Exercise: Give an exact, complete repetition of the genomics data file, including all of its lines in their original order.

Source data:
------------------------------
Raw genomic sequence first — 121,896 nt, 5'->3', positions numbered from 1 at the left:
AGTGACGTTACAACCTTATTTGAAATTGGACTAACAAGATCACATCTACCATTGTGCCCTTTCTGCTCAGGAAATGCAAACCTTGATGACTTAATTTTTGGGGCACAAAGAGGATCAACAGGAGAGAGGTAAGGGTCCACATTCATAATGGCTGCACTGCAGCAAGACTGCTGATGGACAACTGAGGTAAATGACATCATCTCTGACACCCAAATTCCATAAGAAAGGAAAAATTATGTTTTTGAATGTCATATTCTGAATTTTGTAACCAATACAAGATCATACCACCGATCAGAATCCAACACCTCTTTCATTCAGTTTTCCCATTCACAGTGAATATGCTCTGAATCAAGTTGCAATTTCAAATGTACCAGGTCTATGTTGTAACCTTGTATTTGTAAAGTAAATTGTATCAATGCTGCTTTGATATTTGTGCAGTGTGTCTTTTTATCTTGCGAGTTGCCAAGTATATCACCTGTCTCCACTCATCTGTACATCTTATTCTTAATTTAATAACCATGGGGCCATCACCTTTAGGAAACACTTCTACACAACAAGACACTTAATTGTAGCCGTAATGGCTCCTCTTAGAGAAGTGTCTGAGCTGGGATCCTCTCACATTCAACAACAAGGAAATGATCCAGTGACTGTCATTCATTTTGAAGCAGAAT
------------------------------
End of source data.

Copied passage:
Raw genomic sequence first — 121,896 nt, 5'->3', positions numbered from 1 at the left:
AGTGACGTTACAACCTTATTTGAAATTGGACTAACAAGATCACATCTACCATTGTGCCCTTTCTGCTCAGGAAATGCAAACCTTGATGACTTAATTTTTGGGGCACAAAGAGGATCAACAGGAGAGAGGTAAGGGTCCACATTCATAATGGCTGCACTGCAGCAAGACTGCTGATGGACAACTGAGGTAAATGACATCATCTCTGACACCCAAATTCCATAAGAAAGGAAAAATTATGTTTTTGAATGTCATATTCTGAATTTTGTAACCAATACAAGATCATACCACCGATCAGAATCCAACACCTCTTTCATTCAGTTTTCCCATTCACAGTGAATATGCTCTGAATCAAGTTGCAATTTCAAATGTACCAGGTCTATGTTGTAACCTTGTATTTGTAAAGTAAATTGTATCAATGCTGCTTTGATATTTGTGCAGTGTGTCTTTTTATCTTGCGAGTTGCCAAGTATATCACCTGTCTCCACTCATCTGTACATCTTATTCTTAATTTAATAACCATGGGGCCATCACCTTTAGGAAACACTTCTACACAACAAGACACTTAATTGTAGCCGTAATGGCTCCTCTTAGAGAAGTGTCTGAGCTGGGATCCTCTCACATTCAACAACAAGGAAATGATCCAGTGACTGTCATTCATTTTGAAGCAGAAT